Cilia perform many functions on human cells; they propel egg and sperm cells to make fertilization possible, line the nose to pick up odors, and purify the blood, among other tasks.
With such a range of abilities, cilia serve as both motors and "cellular antennae," said Dr. William Snell, a professor of cell biology at UT Southwestern and senior author of new research on cilia published in the May 5 issue of Cell.
Genetic defects in cilia can cause people to develop debilitating kidney disease or to be born with learning disabilities, extra fingers or toes, or the inability to smell.
But no one really knows how cilia work, or, in some parts of the body, what their function is.
"There are cilia all over within our brain, and we don't have a clue about what they're doing," Dr. Snell said.
He and his team use the microscopic green alga, Chlamydomonas reinhardtii, which has two individual cilia. This alga allows researchers to manipulate genes and study the resulting effects on cilia in a way that would be impossible in animals such as mice.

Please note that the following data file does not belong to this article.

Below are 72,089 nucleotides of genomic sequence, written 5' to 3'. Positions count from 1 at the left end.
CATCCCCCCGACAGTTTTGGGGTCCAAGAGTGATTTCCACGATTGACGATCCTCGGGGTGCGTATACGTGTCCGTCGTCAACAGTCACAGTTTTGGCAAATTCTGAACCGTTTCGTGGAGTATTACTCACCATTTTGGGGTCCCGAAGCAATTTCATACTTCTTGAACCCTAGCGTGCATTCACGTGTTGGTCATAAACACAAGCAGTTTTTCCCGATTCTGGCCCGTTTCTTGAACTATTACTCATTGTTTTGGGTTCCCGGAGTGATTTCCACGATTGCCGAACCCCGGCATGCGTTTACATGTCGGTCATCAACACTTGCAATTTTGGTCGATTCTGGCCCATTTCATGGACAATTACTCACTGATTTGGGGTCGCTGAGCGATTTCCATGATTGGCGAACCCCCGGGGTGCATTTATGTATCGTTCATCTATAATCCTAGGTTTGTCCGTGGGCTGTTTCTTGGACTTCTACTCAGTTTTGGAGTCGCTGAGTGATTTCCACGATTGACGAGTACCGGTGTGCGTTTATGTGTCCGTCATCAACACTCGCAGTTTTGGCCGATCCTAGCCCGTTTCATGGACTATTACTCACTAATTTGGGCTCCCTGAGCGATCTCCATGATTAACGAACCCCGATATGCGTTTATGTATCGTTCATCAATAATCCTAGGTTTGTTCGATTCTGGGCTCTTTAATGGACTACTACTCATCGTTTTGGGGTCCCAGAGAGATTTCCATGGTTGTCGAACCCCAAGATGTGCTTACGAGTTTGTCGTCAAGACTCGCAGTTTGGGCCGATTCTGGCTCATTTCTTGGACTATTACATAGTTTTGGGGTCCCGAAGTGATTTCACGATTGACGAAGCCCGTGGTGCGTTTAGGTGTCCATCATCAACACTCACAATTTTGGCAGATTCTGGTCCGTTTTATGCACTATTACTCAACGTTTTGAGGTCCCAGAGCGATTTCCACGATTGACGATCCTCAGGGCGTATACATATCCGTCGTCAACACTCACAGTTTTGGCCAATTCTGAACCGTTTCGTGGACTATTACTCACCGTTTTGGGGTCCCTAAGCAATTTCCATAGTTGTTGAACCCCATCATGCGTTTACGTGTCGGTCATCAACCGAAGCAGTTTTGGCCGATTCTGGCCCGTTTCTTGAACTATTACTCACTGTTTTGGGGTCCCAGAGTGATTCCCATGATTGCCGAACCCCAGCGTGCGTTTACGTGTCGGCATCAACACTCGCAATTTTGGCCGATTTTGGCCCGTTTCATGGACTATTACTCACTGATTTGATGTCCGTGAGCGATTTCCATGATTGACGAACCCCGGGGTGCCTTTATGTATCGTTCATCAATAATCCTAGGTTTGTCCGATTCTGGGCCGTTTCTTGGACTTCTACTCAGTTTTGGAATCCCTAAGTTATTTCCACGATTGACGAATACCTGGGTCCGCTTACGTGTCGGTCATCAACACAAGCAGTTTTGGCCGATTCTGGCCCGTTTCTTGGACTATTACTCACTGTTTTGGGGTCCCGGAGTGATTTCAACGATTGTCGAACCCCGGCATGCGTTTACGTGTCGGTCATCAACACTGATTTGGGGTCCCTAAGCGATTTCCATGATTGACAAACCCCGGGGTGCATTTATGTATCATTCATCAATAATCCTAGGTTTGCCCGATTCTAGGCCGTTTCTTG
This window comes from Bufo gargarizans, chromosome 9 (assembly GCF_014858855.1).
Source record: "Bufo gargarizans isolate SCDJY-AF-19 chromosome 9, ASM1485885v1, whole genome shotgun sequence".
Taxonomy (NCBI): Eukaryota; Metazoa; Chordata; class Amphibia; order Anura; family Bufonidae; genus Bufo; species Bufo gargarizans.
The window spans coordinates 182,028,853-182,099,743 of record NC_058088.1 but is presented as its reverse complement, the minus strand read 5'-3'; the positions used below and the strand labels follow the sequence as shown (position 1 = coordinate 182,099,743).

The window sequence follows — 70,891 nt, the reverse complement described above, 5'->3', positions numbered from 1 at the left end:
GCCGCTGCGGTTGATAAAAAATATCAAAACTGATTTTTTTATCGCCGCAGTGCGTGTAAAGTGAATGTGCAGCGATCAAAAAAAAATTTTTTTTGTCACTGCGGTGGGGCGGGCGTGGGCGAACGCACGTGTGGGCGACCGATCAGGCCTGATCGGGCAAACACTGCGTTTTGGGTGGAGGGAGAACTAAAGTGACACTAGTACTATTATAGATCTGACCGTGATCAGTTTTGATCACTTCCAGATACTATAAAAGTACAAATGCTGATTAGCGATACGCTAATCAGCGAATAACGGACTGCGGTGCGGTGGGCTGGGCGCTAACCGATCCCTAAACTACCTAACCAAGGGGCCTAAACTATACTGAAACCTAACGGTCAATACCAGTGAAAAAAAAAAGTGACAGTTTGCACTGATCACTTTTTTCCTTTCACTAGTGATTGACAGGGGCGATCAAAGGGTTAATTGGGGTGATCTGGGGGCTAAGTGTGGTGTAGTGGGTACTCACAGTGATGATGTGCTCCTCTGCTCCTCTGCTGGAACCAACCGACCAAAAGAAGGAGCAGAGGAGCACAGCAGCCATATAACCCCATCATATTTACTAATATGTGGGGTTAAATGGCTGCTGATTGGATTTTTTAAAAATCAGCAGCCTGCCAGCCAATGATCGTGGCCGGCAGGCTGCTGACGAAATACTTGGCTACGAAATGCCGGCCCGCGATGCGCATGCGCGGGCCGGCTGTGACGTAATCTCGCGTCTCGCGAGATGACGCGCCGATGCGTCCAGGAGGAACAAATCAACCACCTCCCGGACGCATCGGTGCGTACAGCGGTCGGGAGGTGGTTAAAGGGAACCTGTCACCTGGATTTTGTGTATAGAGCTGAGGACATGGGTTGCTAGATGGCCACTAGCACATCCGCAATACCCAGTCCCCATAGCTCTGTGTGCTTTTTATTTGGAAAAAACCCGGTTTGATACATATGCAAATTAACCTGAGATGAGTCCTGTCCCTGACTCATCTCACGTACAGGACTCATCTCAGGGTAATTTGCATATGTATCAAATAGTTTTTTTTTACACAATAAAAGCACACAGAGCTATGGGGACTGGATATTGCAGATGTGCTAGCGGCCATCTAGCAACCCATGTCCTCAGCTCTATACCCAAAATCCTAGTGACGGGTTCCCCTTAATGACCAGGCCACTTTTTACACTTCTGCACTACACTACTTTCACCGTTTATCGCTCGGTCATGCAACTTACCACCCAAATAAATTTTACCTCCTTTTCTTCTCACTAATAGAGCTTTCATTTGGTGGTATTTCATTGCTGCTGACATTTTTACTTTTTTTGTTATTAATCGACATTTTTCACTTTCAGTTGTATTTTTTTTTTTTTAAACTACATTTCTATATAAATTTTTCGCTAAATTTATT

"Chlamy is one of the few model organisms in which it's possible to do these kinds of studies," Dr. Snell said.
Normally, cilia ?also called flagella ?are built and maintained by an internal bidirectional, escalator-like system that ferries molecules to and from the tips by a process called intraflagellar transport, or IFT.
The UT Southwestern researchers used a mutant temperature-sensitive strain of the alga that behaved normally at lower temperatures. At higher temperatures, however, the IFT process stopped, and its components disappeared from the cilia. The cilia themselves were still able to beat, or move back and forth, for about 40 m
Source:UT Southwestern Medical Center